What on earth is behind this "absurd obsession" (the judge's words) that Klinger and his Sherlockian buddies have with the Boys from Baker Street?

It goes without saying the Sherlock Holmes stories aren't that good. What is? The Bible?

Ah, the Bible.

That's what Conan Doyle's stories (also known as "the Canon") have become for these folks: a text to which they attach a sacred-like importance that, frankly, makes some of us scratch our heads. Still, don't misunderstand me: I'm a big fan. There is much to love about "The Red-Headed League," to pick just one of Conan Doyle's best stories. The tale begins with a mysterious newspaper ad calling on all able-bodied red-headed men to apply for membership in the titular League at four pounds a week, a handsome salary paid "for purely nominal services." That those services happen to be sitting in an empty room copying out by hand the Encyclopedia Britannica, and that the lucky hire, one Jabez Wilson, at first finds nothing particularly odd in this, only invests an already slightly surreal story with a mischievous sense of humor. Holmes, meanwhile, takes a moment to expound on the advantages of German music over its less introspective (to his taste) Italian and French counterparts before dragging the always wide-eyed Watson across town to stare at the knees of a man's trousers.

"He is, in my judgment, the fourth smartest man in London," Holmes declares upon sizing up the stranger's pants.

There is, as I said, much to love here, but Klinger's take on such adventures is insistently fundamentalist. Because everything must have really happened, he has no time for questions like, Why the Encyclopedia Britannica? Was Conan Doyle making a sly critique of English public education? Of course not. Conan Doyle didn't write the story! Instead, in what amounts to a parody of literary criticism, Klinger introduces us to someone called Thomas L. Stix, who has calculated that Jabez Wilson must have copied out 6,419,616 words in eight weeks, laboring just four hours per day. Assuming the facts of the story, this works out to a brisk 33,435 words per hour.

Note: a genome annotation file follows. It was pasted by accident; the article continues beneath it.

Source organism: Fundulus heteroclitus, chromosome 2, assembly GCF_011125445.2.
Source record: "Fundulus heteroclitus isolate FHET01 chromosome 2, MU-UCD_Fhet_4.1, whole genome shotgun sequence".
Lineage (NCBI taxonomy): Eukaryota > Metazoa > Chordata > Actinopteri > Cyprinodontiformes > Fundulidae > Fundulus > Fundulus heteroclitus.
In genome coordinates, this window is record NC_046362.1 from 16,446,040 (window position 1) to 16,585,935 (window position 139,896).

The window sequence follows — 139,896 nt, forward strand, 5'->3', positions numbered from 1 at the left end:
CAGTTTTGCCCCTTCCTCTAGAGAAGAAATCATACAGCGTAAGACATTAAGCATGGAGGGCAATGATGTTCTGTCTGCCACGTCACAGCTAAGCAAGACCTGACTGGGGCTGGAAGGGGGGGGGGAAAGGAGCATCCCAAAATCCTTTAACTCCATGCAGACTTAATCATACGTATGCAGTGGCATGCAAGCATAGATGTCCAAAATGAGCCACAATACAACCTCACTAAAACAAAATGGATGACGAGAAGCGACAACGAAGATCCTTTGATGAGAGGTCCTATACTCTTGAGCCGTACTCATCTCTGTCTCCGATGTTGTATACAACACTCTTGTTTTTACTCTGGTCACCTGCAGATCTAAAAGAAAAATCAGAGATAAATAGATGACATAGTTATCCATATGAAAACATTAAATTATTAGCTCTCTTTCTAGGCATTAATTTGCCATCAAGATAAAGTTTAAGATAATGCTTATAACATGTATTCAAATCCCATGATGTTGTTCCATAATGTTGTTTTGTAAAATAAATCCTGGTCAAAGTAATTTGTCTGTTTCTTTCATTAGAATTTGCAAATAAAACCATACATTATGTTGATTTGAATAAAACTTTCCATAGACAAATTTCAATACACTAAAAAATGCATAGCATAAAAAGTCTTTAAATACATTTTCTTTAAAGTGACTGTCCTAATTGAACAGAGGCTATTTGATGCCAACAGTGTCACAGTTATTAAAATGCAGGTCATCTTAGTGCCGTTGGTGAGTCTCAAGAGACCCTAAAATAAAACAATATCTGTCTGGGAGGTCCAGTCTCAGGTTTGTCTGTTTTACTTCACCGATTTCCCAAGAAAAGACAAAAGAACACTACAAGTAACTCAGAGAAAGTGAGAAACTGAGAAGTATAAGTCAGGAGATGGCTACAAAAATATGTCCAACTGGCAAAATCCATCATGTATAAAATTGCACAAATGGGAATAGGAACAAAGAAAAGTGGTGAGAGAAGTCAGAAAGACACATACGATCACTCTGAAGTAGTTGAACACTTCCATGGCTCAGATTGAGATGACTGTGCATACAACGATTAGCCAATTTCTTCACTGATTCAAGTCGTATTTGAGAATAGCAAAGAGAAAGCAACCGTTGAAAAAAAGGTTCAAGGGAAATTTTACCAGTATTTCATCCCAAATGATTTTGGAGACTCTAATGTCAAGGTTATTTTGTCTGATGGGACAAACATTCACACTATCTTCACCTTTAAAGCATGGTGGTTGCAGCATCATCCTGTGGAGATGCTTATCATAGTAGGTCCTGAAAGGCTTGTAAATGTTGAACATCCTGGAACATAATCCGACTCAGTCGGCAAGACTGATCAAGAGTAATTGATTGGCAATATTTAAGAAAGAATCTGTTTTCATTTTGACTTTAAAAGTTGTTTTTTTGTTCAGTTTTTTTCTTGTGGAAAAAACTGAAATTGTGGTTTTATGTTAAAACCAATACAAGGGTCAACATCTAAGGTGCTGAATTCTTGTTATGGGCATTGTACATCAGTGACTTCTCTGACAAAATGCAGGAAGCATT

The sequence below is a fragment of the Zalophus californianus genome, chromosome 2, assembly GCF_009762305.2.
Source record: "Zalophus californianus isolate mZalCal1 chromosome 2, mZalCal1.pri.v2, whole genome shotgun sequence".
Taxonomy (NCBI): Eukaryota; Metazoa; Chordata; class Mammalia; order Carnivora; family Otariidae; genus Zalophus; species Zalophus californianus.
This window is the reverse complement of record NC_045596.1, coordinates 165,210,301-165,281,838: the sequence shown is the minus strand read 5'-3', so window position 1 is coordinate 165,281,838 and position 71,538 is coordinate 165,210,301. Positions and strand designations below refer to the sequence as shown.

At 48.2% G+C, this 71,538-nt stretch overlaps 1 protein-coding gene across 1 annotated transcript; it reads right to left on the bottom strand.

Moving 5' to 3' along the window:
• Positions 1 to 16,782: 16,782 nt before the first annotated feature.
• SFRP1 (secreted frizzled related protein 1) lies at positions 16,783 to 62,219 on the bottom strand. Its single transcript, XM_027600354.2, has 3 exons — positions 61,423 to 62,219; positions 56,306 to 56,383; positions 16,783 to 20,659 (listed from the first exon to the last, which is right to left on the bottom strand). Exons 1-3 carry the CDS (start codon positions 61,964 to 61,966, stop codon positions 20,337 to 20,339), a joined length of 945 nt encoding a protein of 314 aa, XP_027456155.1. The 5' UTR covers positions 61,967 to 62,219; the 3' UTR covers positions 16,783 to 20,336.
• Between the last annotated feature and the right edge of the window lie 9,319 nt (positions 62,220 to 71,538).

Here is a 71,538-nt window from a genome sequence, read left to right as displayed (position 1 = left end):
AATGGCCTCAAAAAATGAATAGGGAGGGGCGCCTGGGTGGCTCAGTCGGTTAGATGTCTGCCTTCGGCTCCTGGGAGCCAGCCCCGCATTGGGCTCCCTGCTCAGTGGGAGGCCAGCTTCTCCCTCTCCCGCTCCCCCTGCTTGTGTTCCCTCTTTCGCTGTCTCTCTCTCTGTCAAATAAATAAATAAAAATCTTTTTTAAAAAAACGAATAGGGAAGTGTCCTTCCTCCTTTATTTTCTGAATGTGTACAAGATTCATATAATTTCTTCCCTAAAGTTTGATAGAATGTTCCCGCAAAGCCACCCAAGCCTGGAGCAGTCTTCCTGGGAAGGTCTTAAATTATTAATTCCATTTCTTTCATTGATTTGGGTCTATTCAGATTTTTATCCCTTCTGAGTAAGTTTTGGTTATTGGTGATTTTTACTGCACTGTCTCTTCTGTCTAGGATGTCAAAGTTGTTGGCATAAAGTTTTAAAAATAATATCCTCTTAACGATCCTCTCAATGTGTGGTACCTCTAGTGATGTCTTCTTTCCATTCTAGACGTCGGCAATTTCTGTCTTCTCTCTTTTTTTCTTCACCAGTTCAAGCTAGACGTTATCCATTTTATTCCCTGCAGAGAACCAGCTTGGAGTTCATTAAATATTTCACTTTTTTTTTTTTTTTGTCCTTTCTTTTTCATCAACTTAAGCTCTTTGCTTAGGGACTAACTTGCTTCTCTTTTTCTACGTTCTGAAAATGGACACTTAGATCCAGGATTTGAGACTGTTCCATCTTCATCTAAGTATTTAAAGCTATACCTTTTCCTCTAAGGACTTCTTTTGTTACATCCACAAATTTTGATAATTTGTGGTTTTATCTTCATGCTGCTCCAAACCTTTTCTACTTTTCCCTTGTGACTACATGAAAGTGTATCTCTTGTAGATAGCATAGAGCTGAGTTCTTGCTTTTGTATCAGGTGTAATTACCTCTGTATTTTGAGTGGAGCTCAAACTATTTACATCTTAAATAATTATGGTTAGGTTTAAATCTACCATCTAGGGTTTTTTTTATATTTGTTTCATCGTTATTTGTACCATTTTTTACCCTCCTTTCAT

Stix, for so brilliantly marrying exegesis to calculator, ought to be known as the Bishop Ussher of Baker Street.

Klinger mentions that he enjoyed Sherlock Holmes as a young man. Le Carré fondly recalls having the stories read to him in boarding school by the headmaster's brother ("I can see him now," he writes, "and see his great bulk, with his bald head glinting before the coal fire").

These two facts are significant, at least according to literary critic Gabriel Josipovici. In The Book of God, his absorbing consideration of the Bible, Josipovici puzzles over why that book has always been set aside as special, even by atheists. He concludes, in part, that it has to do with its stories being read to us as children. "Spoken as they are by someone we trust and who forms part of the world into which we have come," he writes, "they seem to us as natural and inevitable as the world itself."

Of course, Josipovici concedes, things change as we grow older and encounter words on the page:

Because we now read instead of simply listening, because we can pause, turn back, put down the book and take it up again, a whole set of questions arises which never troubled us before: Did King Arthur really exist? If so, when and where did he live? Who was Moses? Did the plagues really occur? Was Jesus really the son of God?

Did Sherlock Holmes really fall to his death at Reichenbach Falls? Or did he simply check himself into Betty Ford?

There is great fun to be had in the world of Holmes and Watson and even in the world of Klinger and Stix, et al. Sadly, the "scholarly" efforts of the latter bring us no closer to an appreciation of the former. They practice a kind of forensic analysis, however tongue-in-cheek, that is best suited to corpses and not stories still beating with life more than 100 years after their first publication. What kind of love, after all, dwells at such length on what isn't true, while ignoring the greatness of what is? | December 2004


Brendan Wolfe is a writer and editor living in Iowa City, Iowa.



Q&A with Leslie S. Klinger